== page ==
But she also got to thinking about the school staff who literally gave their lives for their students. In that same Chicago Tribune article, I read about principal Dawn Hochsprung, in an attempt to overtake the gunman, paid with her life. And about 27-year-old teacher Victoria Soto, who tried to use her body as a human shield to protect her first-grade students, was also killed. One of Soto’s friends, Andrea Crowell, was quoted in that Chicago Tribune story as saying: “She put those children first. That’s all she ever talked about. She wanted to do her best for them, to teach them something new every day.” That day, Soto taught her students about the ultimate sacrifice: death in the line of duty.

Which got my friend thinking: Would she, as a teacher, be willing to die for her students in the same way Hochspring and Soto did? Would she feel OK about giving her life in exchange for her students’ lives? “And I decided that yes, I would,” she told me. I felt shivers go down my back, and tears well up in my eyes. I told her that this was a profound moment for her. Then she told me that she had begun thinking of herself more as a teacher than as a college student. This realization, I told her, was evidence of that newfound association.

And in the course of that conversation, my dear friend got me thinking (as good friends do). Would I, as a physician, be willing to give my life for my patients’ lives?

Granted, there are very few instances where teachers, or doctors, are called to do that. But I believe that  it is something that people who enter service professions such as medicine and education need to consider. As a teacher, you put your students first. As a physician, you put your patients first. Above yourself. Always.

People don’t normally think of medicine as a “risky” or “dangerous” profession. They often think of it as a posh one, at least financially. But there are risks involved. When a you makes a treatment decision, for example, you risk angering a patient (or a relative) and having them come after you. While I didn’t find a lot of examples of this on the Internet, I did find a few:
– 2007: a Chicago dermatologist was allegedly killed by a patient who (according the Daily Mail article I read) thought the acne medication he was given made him impotent
– 2009: a Las Vegas internal medicine physician was allegedly killed by a patient, possibly because he was in intense pain from prostate cancer and might have blamed the doctor (according to the Asian Journal article I read)
– 2009: a Kentucky physician was allegedly killed by a man whose motive may have been that the doctor denied him narcotics after the patient refused to give a urine sample (according to the Associated Press article I read)

Another risk to physicians is that of contracting a contagious disease during the course of treatment. In an American College of Physicians article posted on the AMA Web site, called “The Physician and the Patient,” there is a section on the “Medical risk to physician and patient.” The article clearly states that doctors must put their own health second to that of their patients’, and that refusing treatment to patients with potentially dangerous conditions is out of the question, ethically. Here is what the article had to say on the subject:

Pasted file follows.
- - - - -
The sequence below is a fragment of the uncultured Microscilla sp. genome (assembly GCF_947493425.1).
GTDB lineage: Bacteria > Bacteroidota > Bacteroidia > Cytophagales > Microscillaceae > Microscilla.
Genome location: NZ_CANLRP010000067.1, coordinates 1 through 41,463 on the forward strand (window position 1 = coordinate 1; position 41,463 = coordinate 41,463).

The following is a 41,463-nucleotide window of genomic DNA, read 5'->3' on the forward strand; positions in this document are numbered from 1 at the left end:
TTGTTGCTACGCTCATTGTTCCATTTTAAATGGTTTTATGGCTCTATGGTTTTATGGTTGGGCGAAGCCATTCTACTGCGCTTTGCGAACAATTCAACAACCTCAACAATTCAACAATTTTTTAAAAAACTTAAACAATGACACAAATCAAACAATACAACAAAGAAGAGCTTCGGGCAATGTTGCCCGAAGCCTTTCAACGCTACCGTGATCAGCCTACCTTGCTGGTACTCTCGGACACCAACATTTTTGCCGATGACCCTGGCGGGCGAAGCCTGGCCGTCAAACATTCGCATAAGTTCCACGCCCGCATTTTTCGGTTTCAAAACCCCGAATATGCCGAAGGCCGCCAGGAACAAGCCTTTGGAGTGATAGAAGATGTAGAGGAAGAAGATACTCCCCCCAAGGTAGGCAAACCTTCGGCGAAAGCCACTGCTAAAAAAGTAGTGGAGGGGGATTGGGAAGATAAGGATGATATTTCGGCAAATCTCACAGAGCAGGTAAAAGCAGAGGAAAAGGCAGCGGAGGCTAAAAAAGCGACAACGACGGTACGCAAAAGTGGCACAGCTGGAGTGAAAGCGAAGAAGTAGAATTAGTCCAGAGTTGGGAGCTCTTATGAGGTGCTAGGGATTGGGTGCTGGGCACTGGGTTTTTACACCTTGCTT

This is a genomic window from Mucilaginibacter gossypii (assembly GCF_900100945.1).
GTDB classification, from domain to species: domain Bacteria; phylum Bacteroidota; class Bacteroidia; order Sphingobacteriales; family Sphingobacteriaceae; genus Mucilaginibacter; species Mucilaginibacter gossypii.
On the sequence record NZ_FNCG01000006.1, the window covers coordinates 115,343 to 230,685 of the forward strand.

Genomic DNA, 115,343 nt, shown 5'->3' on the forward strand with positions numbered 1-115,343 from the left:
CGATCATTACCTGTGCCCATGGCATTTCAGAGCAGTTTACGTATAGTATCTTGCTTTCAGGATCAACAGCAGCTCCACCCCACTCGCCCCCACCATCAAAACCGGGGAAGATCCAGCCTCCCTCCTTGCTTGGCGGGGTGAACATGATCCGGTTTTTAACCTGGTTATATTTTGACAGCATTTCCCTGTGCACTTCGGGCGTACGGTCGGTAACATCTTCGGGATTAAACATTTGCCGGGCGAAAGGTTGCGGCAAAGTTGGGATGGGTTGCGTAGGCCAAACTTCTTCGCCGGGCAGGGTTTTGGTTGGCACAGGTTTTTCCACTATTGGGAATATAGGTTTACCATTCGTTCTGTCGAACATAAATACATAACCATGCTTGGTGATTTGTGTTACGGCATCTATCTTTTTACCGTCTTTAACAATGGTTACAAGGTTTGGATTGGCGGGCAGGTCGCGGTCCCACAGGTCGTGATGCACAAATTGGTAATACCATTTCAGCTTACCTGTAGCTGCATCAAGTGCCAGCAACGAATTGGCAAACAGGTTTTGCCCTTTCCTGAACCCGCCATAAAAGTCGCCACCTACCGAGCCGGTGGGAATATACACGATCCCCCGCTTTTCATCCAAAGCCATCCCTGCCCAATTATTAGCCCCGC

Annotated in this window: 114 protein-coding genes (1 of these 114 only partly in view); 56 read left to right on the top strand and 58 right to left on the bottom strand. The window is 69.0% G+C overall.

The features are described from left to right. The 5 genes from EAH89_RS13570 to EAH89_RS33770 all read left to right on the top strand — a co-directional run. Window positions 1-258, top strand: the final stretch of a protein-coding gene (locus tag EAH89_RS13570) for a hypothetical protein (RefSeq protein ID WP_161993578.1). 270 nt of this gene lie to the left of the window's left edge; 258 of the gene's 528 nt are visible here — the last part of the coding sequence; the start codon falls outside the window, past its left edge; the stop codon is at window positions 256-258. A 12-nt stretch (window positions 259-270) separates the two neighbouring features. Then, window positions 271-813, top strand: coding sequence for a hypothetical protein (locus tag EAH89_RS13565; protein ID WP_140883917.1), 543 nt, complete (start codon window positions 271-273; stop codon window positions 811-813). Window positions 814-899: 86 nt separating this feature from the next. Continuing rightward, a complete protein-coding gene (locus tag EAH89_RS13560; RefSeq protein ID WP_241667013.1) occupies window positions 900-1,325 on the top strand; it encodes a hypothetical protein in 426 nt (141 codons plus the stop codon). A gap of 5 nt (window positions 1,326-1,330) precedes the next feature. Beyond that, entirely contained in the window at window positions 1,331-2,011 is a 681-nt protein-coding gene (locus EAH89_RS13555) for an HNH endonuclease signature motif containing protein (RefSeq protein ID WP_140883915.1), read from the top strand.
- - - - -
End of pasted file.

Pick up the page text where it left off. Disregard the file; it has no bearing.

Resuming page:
“Traditionally, the ethical imperative for physicians to provide care has overridden the risk to the treating physician, even during epidemics. In recent decades, with better control of such risks, physicians have practiced medicine in the absence of risk as a prominent concern. However, potential occupational exposures such as HIV, multidrug-resistant tuberculosis, and viral hepatitis necessitate reaffirmation of the ethical imperative … Because the diseases mentioned above may be transmitted from patient to physician and because they pose significant risks to physicians’ health and are difficult to treat or cure, some physicians may be tempted to avoid the care of infected patients. Physicians and health care organizations are obligated to provide competent and humane care to all patients, regardless of their disease state. Physicians can and should expect their workplace to provide appropriate means to limit occupational exposure through rigorous application of infection control methods. The denial of appropriate care to a class of patients for any reason is unethical.”

Whether a teacher, physician, police officer, firefighter, or other service professional will, indeed, give up their life in an emergency situation may be difficult to predict until the situation presents itself. But it is definitely something to consider.

For myself, and for those of my readers wanting to practice medicine someday, let us ask ourselves: What would we risk for our patients?